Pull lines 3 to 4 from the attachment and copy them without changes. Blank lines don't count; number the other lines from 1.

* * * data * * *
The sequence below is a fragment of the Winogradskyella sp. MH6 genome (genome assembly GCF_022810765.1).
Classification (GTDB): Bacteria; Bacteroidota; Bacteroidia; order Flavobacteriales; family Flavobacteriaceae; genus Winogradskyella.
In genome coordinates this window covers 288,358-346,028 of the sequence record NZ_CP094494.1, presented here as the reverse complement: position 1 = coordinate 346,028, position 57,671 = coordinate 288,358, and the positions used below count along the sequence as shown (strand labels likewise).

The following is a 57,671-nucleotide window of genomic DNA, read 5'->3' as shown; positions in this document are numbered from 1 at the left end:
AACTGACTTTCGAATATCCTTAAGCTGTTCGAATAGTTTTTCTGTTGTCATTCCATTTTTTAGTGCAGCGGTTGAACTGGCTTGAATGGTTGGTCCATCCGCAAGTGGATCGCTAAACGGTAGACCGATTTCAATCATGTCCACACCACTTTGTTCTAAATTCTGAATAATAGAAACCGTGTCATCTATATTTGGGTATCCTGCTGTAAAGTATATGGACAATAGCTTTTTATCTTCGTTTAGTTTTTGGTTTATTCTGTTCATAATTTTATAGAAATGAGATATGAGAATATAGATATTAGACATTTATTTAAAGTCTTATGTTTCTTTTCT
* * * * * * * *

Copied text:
In genome coordinates this window covers 288,358-346,028 of the sequence record NZ_CP094494.1, presented here as the reverse complement: position 1 = coordinate 346,028, position 57,671 = coordinate 288,358, and the positions used below count along the sequence as shown (strand labels likewise).

The following is a 57,671-nucleotide window of genomic DNA, read 5'->3' as shown; positions in this document are numbered from 1 at the left end: